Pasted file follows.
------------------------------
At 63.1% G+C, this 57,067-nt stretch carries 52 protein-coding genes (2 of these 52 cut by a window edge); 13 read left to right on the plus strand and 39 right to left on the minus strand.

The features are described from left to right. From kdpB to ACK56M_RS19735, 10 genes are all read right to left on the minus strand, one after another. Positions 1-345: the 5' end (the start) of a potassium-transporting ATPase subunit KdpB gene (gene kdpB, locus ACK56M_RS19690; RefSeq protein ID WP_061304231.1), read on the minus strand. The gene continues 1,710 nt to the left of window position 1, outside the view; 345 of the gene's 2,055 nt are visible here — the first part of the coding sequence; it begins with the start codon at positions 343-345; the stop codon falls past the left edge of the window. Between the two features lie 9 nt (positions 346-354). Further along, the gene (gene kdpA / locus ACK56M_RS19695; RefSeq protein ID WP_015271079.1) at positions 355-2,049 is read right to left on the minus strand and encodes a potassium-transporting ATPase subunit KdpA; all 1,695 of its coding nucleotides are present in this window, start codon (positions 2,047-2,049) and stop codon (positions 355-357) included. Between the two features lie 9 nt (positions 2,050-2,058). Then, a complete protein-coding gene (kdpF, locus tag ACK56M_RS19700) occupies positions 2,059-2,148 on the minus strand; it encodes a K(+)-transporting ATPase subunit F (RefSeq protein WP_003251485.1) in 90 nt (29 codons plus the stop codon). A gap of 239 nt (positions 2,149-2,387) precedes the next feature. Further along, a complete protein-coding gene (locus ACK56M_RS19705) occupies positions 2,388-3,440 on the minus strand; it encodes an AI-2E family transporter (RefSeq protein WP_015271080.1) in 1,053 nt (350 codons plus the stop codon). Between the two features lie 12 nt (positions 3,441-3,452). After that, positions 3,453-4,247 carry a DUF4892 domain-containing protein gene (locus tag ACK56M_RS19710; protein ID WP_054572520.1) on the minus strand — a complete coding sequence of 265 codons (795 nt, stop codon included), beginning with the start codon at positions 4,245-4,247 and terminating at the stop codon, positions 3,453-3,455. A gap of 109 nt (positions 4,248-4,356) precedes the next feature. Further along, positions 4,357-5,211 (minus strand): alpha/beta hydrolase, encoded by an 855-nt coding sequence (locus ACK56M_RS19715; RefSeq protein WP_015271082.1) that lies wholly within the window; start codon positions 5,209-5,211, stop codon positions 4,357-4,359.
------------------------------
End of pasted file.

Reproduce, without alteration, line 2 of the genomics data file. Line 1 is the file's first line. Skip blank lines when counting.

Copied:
The features are described from left to right. From kdpB to ACK56M_RS19735, 10 genes are all read right to left on the minus strand, one after another. Positions 1-345: the 5' end (the start) of a potassium-transporting ATPase subunit KdpB gene (gene kdpB, locus ACK56M_RS19690; RefSeq protein ID WP_061304231.1), read on the minus strand. The gene continues 1,710 nt to the left of window position 1, outside the view; 345 of the gene's 2,055 nt are visible here — the first part of the coding sequence; it begins with the start codon at positions 343-345; the stop codon falls past the left edge of the window. Between the two features lie 9 nt (positions 346-354). Further along, the gene (gene kdpA / locus ACK56M_RS19695; RefSeq protein ID WP_015271079.1) at positions 355-2,049 is read right to left on the minus strand and encodes a potassium-transporting ATPase subunit KdpA; all 1,695 of its coding nucleotides are present in this window, start codon (positions 2,047-2,049) and stop codon (positions 355-357) included. Between the two features lie 9 nt (positions 2,050-2,058). Then, a complete protein-coding gene (kdpF, locus tag ACK56M_RS19700) occupies positions 2,059-2,148 on the minus strand; it encodes a K(+)-transporting ATPase subunit F (RefSeq protein WP_003251485.1) in 90 nt (29 codons plus the stop codon). A gap of 239 nt (positions 2,149-2,387) precedes the next feature. Further along, a complete protein-coding gene (locus ACK56M_RS19705) occupies positions 2,388-3,440 on the minus strand; it encodes an AI-2E family transporter (RefSeq protein WP_015271080.1) in 1,053 nt (350 codons plus the stop codon). Between the two features lie 12 nt (positions 3,441-3,452). After that, positions 3,453-4,247 carry a DUF4892 domain-containing protein gene (locus tag ACK56M_RS19710; protein ID WP_054572520.1) on the minus strand — a complete coding sequence of 265 codons (795 nt, stop codon included), beginning with the start codon at positions 4,245-4,247 and terminating at the stop codon, positions 3,453-3,455. A gap of 109 nt (positions 4,248-4,356) precedes the next feature. Further along, positions 4,357-5,211 (minus strand): alpha/beta hydrolase, encoded by an 855-nt coding sequence (locus ACK56M_RS19715; RefSeq protein WP_015271082.1) that lies wholly within the window; start codon positions 5,209-5,211, stop codon positions 4,357-4,359.